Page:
Choosing The Right Kayak
There are many types of kayaks, but they generally fall into a few categories.
- Sit-on-top: These are some of the most popular types of kayaks because they require the least training and offer some of the best safety with holes that allow water to drain out while you paddle and splash around. These are great for recreational kayaking and are a favorite for families. The main downside is that you may sunburn your legs which are usually covered by a sit-in kayak.
- Sit inside: Kayaks that you sit inside of have a cockpit of sorts for you to sit and either storage hatches or netting to put your belongings. You can also put some items inside with you in your seating area. My favorites are snacks and water…just remember that anything you put there could fall out if you capsize. Sit inside kayaks can be hard to drain when water gets in, but keep the sun off of you and get you a little bit closer to the water.
- River Kayaks: River kayaks are very short to be able to navigate around rocks. They are sometimes inflatable but also come in hard shell. River kayaking is much more risky than ocean or lake kayaking because of rocks. Please make sure that you have a helmet and proper training before river kayaking.
- Fishing Kayaks: Kayaks that are designed for fishing tend to have a flat bottom for stability and often come with holes or rings to put your poles in. These kayaks usually come with some amount of storage with easy-access while on the water. And you can even get ones that have foot peddles if you want to sit higher up or have a shoulder injury.
- Ocean Kayaks: These kayaks are meant to handle larger waves and longer journeys. They often come with a rudder and more storage than your average kayak. But they can be difficult to store and transport because they are usually longer. Ocean kayaks are available in single or tandem, but require more training to use safely.
Choosing the right kayak for the conditions that you intend to kayak will help you to be safe and add to the ease of transportation, storage, and use. Here are some pictures to help you learn to spot the differences…
This sit-on-top kayak offers back support and a small storage area behind you suitable for your cooler or other items for a day trip or single overnight. It is not suitable for longer adventures due to lack of storage, but boasts good stability in the water and no adjustment is needed between people of different heights. This is a great family kayak that is also suitable to bring a friend with little or no experience. It has holes to drain any water that gets on top with you, so it is resistant to sinking and is easier to climb back in should you fall out or do something silly.
Pelican kayak company makes a nice sit-inside kayak. It is medium weight compared to the lighter sit-on top model, but offers more storage and moves a little faster in the water due to the bow cut. This kayak comes equipped with a lip around the cockpit to attach a skirt for areas that you risk being splashed, but that does take training to learn to escape from if you flip over. It is reasonably stable and offers water-tight storage in the rear in addition to tie-down in the front. Handles are available front and rear.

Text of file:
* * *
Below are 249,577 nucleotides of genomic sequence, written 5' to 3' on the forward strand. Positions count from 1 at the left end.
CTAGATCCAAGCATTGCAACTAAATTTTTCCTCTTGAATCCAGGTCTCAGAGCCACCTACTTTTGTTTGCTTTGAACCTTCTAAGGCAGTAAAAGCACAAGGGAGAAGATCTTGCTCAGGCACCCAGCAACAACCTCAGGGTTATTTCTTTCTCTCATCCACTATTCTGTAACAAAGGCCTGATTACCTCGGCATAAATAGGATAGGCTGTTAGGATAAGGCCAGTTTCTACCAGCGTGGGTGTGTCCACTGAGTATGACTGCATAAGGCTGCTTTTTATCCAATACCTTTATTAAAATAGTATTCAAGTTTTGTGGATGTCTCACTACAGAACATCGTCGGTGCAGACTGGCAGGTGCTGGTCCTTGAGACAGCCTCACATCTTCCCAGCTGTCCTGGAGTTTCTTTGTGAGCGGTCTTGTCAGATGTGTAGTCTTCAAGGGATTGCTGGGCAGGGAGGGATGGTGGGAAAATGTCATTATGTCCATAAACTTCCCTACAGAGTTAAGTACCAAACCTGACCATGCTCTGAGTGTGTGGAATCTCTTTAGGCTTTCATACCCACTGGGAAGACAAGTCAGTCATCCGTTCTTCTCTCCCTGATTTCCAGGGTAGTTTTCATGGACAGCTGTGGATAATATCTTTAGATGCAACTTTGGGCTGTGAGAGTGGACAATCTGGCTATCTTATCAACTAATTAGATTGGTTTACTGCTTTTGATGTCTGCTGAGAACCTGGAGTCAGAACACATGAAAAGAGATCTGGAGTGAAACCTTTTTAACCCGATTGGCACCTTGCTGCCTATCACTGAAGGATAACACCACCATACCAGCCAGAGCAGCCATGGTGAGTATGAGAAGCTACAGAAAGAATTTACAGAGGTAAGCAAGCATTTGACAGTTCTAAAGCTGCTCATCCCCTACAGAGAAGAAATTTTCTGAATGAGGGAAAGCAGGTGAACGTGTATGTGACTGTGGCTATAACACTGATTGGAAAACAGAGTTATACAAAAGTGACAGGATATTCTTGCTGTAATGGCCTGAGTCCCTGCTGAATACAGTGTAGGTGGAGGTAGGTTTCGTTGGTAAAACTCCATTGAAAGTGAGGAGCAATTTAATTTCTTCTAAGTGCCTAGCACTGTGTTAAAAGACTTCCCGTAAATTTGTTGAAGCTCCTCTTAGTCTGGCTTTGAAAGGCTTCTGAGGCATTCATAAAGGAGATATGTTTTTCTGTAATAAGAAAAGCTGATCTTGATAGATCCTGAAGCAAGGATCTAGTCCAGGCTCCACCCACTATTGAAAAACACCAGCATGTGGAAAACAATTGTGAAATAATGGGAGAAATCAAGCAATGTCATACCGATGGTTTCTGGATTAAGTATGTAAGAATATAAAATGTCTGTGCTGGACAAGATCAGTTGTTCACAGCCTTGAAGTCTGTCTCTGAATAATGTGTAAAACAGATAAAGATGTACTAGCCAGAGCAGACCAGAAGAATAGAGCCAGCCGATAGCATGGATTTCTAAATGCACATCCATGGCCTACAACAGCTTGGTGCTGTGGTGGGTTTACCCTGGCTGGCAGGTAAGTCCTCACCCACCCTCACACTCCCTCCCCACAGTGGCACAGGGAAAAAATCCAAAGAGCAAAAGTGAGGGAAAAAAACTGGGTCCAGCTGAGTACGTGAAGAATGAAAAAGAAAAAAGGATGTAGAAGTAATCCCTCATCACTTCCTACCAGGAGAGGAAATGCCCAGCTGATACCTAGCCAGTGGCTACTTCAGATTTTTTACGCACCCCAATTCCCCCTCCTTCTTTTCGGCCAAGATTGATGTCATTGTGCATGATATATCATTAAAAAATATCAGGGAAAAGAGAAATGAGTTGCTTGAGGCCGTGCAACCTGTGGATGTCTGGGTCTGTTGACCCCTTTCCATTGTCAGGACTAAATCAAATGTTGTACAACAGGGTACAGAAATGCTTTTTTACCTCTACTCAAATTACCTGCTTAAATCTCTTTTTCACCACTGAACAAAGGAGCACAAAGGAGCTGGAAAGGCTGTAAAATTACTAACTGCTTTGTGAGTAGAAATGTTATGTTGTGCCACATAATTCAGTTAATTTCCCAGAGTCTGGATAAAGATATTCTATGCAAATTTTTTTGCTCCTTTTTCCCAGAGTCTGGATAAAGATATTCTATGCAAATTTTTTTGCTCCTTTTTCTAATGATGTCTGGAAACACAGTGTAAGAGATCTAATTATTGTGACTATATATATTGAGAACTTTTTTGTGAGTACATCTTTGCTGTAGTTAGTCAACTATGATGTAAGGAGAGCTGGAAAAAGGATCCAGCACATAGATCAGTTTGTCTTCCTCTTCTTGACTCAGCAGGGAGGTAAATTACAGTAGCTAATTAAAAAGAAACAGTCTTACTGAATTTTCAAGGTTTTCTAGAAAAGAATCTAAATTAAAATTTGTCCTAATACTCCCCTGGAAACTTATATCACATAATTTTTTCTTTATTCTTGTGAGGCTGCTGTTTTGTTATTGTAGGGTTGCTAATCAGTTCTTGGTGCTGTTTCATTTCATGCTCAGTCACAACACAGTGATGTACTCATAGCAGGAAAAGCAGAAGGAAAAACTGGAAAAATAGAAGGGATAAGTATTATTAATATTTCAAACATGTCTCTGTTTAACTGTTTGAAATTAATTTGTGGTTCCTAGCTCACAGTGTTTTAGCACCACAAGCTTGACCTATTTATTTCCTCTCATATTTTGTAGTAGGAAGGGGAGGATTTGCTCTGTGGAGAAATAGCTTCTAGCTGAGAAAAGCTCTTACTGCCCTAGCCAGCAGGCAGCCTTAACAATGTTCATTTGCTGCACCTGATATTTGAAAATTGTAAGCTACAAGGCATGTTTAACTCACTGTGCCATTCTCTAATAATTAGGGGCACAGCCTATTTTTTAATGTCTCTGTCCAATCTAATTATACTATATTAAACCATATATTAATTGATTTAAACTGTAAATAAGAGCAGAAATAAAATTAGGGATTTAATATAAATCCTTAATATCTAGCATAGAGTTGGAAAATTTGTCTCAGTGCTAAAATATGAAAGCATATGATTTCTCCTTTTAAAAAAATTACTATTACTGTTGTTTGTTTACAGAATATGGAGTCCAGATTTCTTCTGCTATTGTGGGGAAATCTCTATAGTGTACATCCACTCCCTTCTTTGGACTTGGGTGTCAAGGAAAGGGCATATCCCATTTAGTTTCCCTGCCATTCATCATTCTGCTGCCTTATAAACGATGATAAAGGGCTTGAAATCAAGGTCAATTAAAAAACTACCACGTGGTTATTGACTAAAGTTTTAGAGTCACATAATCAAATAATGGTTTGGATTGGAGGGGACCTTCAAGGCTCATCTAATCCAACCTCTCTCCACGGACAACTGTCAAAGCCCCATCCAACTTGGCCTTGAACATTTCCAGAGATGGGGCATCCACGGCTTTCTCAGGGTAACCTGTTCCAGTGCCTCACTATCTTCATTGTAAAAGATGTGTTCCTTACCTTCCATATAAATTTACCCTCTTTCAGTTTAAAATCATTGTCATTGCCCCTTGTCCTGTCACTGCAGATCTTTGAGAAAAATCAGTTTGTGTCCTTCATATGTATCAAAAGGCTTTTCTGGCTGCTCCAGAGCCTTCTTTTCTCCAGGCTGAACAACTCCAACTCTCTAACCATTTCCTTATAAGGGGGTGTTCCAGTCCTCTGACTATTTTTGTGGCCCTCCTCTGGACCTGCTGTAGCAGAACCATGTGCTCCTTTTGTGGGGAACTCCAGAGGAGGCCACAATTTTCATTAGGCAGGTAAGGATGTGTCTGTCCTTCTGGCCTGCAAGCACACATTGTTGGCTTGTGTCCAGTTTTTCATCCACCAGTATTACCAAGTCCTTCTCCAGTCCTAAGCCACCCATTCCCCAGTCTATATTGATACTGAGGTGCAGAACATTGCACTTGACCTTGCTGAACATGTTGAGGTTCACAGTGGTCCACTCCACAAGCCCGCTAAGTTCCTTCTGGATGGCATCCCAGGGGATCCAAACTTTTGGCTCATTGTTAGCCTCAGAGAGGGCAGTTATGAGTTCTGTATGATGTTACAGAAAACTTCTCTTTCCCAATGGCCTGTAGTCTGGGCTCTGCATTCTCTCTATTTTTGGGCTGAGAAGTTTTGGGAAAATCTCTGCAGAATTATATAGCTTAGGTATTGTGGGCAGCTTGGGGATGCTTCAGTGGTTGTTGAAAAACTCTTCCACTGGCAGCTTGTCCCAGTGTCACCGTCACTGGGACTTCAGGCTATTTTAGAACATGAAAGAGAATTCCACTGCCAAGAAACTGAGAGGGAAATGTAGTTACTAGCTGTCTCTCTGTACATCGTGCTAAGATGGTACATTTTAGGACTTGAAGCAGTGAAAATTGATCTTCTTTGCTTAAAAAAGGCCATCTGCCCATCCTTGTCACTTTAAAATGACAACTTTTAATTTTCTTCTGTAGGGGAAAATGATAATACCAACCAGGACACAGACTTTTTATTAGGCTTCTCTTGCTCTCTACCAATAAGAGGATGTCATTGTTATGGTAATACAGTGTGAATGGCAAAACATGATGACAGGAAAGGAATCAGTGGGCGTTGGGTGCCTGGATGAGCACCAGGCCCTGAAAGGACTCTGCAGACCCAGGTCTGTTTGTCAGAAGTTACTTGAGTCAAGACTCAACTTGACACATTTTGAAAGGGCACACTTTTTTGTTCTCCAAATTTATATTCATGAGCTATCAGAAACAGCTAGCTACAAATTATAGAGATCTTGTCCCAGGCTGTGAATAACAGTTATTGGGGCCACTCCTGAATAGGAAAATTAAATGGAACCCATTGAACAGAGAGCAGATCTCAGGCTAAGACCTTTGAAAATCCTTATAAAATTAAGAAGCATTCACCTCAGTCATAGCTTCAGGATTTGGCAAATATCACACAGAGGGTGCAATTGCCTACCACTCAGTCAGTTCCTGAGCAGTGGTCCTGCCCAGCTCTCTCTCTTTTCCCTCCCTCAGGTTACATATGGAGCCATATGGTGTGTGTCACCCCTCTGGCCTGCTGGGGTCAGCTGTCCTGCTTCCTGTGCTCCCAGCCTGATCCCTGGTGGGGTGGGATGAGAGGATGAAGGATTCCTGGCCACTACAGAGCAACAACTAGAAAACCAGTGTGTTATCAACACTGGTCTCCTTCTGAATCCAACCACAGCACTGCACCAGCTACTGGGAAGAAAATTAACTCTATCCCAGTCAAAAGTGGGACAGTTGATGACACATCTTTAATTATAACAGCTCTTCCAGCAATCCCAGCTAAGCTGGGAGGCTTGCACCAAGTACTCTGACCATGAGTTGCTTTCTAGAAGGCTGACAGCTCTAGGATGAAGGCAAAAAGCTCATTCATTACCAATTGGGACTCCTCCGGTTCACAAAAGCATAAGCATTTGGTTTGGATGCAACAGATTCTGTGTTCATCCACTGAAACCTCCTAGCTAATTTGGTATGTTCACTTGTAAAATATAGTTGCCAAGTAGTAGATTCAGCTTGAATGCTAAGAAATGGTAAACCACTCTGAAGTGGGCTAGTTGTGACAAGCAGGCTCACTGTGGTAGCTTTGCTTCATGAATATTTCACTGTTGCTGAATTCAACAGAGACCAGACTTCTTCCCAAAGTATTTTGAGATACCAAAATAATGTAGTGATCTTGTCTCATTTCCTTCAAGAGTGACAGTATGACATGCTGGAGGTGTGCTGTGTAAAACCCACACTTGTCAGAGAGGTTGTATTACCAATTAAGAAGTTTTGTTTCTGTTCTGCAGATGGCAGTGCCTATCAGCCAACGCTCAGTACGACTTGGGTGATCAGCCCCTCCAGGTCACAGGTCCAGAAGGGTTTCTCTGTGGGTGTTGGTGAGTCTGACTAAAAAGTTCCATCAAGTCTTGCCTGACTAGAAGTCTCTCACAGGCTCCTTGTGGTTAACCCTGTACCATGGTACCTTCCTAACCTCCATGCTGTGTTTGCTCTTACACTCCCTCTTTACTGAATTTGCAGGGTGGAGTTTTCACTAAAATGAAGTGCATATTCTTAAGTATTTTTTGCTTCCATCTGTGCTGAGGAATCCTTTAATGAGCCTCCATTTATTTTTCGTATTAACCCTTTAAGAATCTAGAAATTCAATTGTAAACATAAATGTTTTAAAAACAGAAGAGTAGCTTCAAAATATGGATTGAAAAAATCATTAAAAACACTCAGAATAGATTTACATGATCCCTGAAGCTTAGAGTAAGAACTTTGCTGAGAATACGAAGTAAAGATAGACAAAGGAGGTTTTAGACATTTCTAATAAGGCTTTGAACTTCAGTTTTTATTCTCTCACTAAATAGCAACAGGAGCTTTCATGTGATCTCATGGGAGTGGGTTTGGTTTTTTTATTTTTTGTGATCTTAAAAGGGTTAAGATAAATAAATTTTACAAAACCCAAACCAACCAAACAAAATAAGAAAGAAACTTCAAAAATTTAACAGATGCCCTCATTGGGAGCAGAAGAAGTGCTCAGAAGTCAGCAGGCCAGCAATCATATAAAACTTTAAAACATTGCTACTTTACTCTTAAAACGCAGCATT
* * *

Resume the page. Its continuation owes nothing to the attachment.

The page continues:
This inflatable river kayak allows for one or two people and offers some of the same options as a white-water raft. It has portions that are solid and some parts that are inflatable to give you the most safety and maneuverability in swift-moving water. Please travel rivers with a team and get first aid and adventure training before getting into white-water conditions.
This fishing kayak provides back support, two water-resistant storage hatches, open storage area for water-tight bags or coolers, built-in fishing pole holders, and superior stability. It is meant for people who want to be able to stand up and remain stable so it has a very flat profile. Fishing kayaks are more expensive and heavier, but the amenities are fantastic.
This fishing kayak allows you to peddle instead of only paddling. It has good stability and puts you up above the water to be able to see fish or other points of interest. It makes a great touring option and has storage in both front and rear. You can also paddle if your legs get tired, or peddle to keep your hands free for fishing or taking pictures. It is a more expensive option, but is great for people who have injuries or want to keep your hands free.
Ocean kayaks are generally longer and very narrow. They have a rudder as well as a storage hatch for longer trips, and come in both solo and tandem options. Sea kayaks are much more expensive than the others in this list, which are presented from the cheapest (sit on top) to the most expensive. It is more difficult to store and transport a kayak of this size, but are needed for large waves in open bodies of water. Often people who use these boats replace various parts and custom build their craft.
The key to safe kayaking is being aware. You should be aware of the weather, your friends and families abilities and interests, how to use the gear you have, and doing inventory to make sure that you have everything you need. My recommendation for a packing list is to bring…
- A life jacket that fits you properly.
- The right kind of kayak for the conditions you want to go into.
- A whistle, which you should attach to your life jacket.
- Rope or strap that you can use in emergencies or for tying off at shore.
- Potable water (snack optional).
- Floating waterproof case if you want to bring your phone.
- Spare key for your car hidden safely with a hide-a-key.
- Basic first-aid kit.
- Maps if you are going into back-country.
Know your abilities. Know your gear’s abilities.
And stay safe!